When Prof Lorraine Hanlon is not tracking down massive bursts of energy from exploding stars in the universe, she is working to get the public more engaged with physics. Claire O’Connell caught up with the University College Dublin (UCD) astrophysicist to find out more.
It’s easy to think of outer space as a serene place, but it can get pretty violent at times. When a star explodes, it releases enormous amounts of energy. And when a huge star explodes it can provide a kind of cosmic lab for studying physics that would be impossible to recreate on Earth.
That’s according to Prof Lorraine Hanlon, associate professor at UCD’s School of Physics, who has been tracking down the ‘gamma-ray bursts’ released by massive exploding stars.
From plane spotting to star spotting
Hanlon became interested in astrophysics not only through her love of physics in school, but also her keen interest in flight, she recalls. Growing up in Dublin, she and a friend would cycle to the airport to watch the aircraft come and go. “We would have our radios so we could listen to the control towers,” she says.
Today, Hanlon trains her sights a little further, watching for signs that stars have collapsed and issued bursts of radiation.
“In some cases the end-of-life star burns out as a supernova, releasing energy mainly in the form of visible light,” she explains – but she and her colleagues look for even bigger events.
“When a very large star collapses – maybe one that is 50 or more times the mass of our own sun – instead of producing its energy in visible light over many months it produces most of its energy in gamma-ray wavelengths in a matter of tens of seconds,” says Hanlon. “It fires all that radiation out initially in a huge burst, and then there is a remnant, an ember or glow that we can see over a longer time, as well.”
Patrolling the skies
Such monumental bursts kick off about once a day in our skies, says Hanlon, who uses data from a European Space Agency satellite called INTEGRAL to help pick them out and analyse them.
INTEGRAL has plenty else going on – its instruments search for black holes in our galaxy and have also allowed scientists to examine how chemical elements get spread around the galaxy when stars explode – but it also picks up bursts of gamma-ray radiation as it patrols the skies.
When it spots a burst, INTEGRAL tells robotic telescopes on Earth when and where it is happening, so that ground-based observatories can map the visible light or ‘ember‘ of the burst and build up an even better picture of the event, explains Hanlon.
Using INTEGRAL data, then-PhD student Suzanne Foley uncovered not only massive explosions but faint gamma-ray bursts, too. To borrow that moment when Father Ted explains to Dougal that the cows look small because they are far away, could it be that those gamma-ray bursts are faint because they come from stars that are more distant?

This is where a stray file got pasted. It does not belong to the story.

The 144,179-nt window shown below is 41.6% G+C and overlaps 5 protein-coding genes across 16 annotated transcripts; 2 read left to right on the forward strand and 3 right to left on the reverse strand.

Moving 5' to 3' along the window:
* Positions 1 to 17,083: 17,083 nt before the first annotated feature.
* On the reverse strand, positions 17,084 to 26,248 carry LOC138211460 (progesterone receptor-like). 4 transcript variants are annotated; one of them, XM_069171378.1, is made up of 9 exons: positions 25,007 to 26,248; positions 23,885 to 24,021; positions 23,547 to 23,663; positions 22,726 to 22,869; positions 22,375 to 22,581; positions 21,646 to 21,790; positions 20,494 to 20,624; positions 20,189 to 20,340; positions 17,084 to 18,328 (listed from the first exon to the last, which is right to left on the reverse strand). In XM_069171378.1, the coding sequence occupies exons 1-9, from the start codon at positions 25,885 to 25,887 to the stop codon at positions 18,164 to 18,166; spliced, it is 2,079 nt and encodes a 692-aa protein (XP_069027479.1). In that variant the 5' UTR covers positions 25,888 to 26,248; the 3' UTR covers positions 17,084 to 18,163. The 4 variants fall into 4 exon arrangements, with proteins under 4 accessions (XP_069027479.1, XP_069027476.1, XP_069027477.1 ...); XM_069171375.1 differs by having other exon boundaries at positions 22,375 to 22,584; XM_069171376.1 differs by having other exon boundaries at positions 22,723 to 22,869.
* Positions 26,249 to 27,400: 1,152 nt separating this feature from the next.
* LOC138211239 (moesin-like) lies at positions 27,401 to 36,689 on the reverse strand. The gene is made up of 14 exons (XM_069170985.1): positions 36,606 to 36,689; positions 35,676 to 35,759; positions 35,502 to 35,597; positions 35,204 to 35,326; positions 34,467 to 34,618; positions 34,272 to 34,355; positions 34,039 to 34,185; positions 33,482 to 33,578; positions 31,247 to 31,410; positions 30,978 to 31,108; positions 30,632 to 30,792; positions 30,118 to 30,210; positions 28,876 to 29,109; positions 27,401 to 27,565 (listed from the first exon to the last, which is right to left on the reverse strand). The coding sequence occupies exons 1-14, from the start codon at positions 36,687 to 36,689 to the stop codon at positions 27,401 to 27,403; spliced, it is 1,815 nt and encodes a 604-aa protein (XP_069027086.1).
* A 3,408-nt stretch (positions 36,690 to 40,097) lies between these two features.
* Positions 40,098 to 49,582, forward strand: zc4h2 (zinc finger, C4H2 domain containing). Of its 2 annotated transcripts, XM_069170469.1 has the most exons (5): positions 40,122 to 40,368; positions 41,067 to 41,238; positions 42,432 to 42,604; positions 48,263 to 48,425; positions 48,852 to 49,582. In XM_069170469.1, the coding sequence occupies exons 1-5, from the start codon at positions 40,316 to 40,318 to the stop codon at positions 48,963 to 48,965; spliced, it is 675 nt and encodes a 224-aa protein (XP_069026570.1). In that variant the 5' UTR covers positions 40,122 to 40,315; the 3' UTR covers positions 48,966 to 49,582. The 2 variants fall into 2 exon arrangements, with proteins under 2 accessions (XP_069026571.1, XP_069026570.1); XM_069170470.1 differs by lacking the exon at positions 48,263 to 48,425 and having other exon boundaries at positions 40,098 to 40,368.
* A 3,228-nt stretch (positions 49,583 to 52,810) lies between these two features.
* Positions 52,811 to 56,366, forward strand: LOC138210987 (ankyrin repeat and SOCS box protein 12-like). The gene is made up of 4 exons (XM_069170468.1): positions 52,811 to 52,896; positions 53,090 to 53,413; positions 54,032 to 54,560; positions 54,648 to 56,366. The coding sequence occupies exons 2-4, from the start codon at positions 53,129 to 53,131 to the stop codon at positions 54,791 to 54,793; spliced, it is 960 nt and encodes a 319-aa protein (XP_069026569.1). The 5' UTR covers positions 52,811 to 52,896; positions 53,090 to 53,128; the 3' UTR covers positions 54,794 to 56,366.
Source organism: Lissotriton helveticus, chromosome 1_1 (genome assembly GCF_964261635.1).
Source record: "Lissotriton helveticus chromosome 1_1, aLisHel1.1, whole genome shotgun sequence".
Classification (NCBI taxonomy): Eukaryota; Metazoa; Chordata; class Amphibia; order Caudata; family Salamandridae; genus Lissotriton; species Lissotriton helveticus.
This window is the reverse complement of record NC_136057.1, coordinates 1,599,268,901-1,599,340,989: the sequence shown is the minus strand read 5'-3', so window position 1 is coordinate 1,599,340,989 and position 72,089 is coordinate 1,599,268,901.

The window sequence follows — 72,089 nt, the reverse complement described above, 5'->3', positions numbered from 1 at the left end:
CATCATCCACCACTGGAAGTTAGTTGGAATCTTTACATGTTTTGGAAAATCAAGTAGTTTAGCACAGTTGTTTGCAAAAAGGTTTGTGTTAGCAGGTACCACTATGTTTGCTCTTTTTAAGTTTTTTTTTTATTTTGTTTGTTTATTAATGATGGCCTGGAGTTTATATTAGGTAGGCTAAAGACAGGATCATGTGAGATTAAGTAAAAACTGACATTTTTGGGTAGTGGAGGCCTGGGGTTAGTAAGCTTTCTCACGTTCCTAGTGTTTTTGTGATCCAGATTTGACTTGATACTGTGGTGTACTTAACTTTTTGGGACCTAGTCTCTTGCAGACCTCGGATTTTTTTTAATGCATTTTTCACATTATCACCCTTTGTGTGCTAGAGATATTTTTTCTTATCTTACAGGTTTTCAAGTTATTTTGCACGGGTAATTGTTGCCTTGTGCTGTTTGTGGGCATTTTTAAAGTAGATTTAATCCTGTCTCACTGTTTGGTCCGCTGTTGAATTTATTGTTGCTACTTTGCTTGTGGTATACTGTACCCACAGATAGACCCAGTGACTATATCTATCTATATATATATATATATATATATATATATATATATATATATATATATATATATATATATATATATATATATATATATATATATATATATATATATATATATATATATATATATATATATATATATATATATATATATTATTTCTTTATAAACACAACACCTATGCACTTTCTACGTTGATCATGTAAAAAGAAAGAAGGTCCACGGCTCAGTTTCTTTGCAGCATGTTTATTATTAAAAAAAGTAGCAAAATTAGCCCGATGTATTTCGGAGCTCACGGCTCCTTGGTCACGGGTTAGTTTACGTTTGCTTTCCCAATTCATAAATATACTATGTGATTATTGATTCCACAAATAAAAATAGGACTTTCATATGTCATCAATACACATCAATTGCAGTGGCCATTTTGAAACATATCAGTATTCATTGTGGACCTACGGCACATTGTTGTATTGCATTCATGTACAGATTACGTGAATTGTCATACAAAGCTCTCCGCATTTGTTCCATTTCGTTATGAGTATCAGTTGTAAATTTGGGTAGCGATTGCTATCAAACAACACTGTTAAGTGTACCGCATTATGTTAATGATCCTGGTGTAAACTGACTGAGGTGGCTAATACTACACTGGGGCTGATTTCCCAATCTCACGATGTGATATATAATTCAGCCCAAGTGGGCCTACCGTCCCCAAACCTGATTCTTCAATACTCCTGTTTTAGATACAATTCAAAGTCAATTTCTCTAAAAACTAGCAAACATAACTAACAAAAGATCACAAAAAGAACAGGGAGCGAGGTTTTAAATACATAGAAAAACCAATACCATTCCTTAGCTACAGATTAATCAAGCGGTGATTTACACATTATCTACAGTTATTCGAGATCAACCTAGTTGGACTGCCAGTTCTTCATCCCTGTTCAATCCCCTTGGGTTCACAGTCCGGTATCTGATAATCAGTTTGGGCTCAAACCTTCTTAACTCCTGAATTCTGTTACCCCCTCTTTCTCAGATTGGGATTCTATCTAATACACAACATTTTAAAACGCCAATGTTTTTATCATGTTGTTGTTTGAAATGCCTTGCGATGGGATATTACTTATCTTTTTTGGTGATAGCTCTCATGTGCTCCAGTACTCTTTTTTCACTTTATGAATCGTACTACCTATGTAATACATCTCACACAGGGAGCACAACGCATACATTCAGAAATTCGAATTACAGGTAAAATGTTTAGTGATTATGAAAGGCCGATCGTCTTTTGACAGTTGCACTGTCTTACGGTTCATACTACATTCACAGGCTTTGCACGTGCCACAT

“We looked at that and it seems not,” Hanlon says, and laughs. “It seems that these faint bursts are correlated with relatively local structures in the universe. That has been confirmed independently, but we need more data to understand these events better.”
INTEGRAL’s mission is due to finish at the end of 2014, so to pave the way for future observations, Hanlon is actively involved in developing new and more sensitive technology to detect gamma-ray bursts.
“It’s a challenging wavelength to work on and we are collaborating with scientists in Europe and with Irish companies to develop new ways of looking at gamma rays,” she explains, adding that the energetic bursts offer a kind of cosmic lab.
“They give us access to conditions that we can’t recreate on the ground. The Large Hadron Collider in Geneva can produce particles with energies that help us understand the physics of the early universe, but building a machine on Earth that could replicate the conditions in gamma-ray bursts is not on the horizon. These collapsing stars are laboratories to help us understand physical processes that we couldn’t possibly imagine setting up here.”
As well as detecting and dissecting cosmic explosions, Hanlon is interested in engaging more people with the wonders of physics and astronomy. She is involved in GLORIA, an EU-funded initiative to link robotic telescopes around the world so that the public can make their own observations.
“It means that people can get their own information from telescopes instead of analysing the data that other people have taken over the years, and then they can do their own projects with that information,” explains Hanlon.
Already the GLORIA team has brought events, such as the transit of Venus last year and the recent near-Earth asteroid, to a wider audience with the telescopes. There’s a YouTube channel, too, with short clips that highlight the “weird stuff” that goes on in the universe, explains Hanlon.
She has also developed a close collaboration with artist Emer O Boyle, who has been engaging with the physics community in UCD. They now run a ‘Tunnelling Art and Physics’ module for undergraduates in UCD and the National College of Art and Design, where students explore concepts in physics and how they could be represented.
O Boyle has been working with the research staff, too, and the resulting artwork has been inspired by those conversations, explains Hanlon. “I think it’s a brilliant initiative,” she says. “The scientists very often don’t realise how amazing what they are doing is, but by reflecting it off the artists and getting excited about it, the resulting art can engage more people.”
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